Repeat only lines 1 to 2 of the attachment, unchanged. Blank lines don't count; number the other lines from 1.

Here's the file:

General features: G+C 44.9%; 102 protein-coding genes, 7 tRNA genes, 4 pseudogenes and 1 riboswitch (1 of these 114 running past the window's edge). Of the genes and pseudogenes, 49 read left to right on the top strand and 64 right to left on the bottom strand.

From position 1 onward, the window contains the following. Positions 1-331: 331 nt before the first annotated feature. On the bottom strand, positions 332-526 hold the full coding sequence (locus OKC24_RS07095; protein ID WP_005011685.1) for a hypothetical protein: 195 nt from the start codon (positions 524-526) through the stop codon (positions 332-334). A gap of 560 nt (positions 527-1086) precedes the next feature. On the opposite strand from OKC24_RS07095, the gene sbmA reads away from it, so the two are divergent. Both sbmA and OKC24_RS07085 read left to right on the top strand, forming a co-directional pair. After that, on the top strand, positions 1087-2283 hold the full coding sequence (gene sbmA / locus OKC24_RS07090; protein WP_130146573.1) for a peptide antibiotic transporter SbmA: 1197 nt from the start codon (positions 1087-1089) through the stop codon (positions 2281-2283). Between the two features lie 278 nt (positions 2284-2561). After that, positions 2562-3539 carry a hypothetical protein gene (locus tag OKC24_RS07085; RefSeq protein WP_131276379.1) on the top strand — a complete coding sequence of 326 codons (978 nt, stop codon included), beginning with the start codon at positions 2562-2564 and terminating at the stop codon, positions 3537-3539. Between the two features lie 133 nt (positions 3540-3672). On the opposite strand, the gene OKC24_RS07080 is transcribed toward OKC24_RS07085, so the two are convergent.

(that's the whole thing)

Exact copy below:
General features: G+C 44.9%; 102 protein-coding genes, 7 tRNA genes, 4 pseudogenes and 1 riboswitch (1 of these 114 running past the window's edge). Of the genes and pseudogenes, 49 read left to right on the top strand and 64 right to left on the bottom strand.

From position 1 onward, the window contains the following. Positions 1-331: 331 nt before the first annotated feature. On the bottom strand, positions 332-526 hold the full coding sequence (locus OKC24_RS07095; protein ID WP_005011685.1) for a hypothetical protein: 195 nt from the start codon (positions 524-526) through the stop codon (positions 332-334). A gap of 560 nt (positions 527-1086) precedes the next feature. On the opposite strand from OKC24_RS07095, the gene sbmA reads away from it, so the two are divergent. Both sbmA and OKC24_RS07085 read left to right on the top strand, forming a co-directional pair. After that, on the top strand, positions 1087-2283 hold the full coding sequence (gene sbmA / locus OKC24_RS07090; protein WP_130146573.1) for a peptide antibiotic transporter SbmA: 1197 nt from the start codon (positions 1087-1089) through the stop codon (positions 2281-2283). Between the two features lie 278 nt (positions 2284-2561). After that, positions 2562-3539 carry a hypothetical protein gene (locus tag OKC24_RS07085; RefSeq protein WP_131276379.1) on the top strand — a complete coding sequence of 326 codons (978 nt, stop codon included), beginning with the start codon at positions 2562-2564 and terminating at the stop codon, positions 3537-3539. Between the two features lie 133 nt (positions 3540-3672). On the opposite strand, the gene OKC24_RS07080 is transcribed toward OKC24_RS07085, so the two are convergent.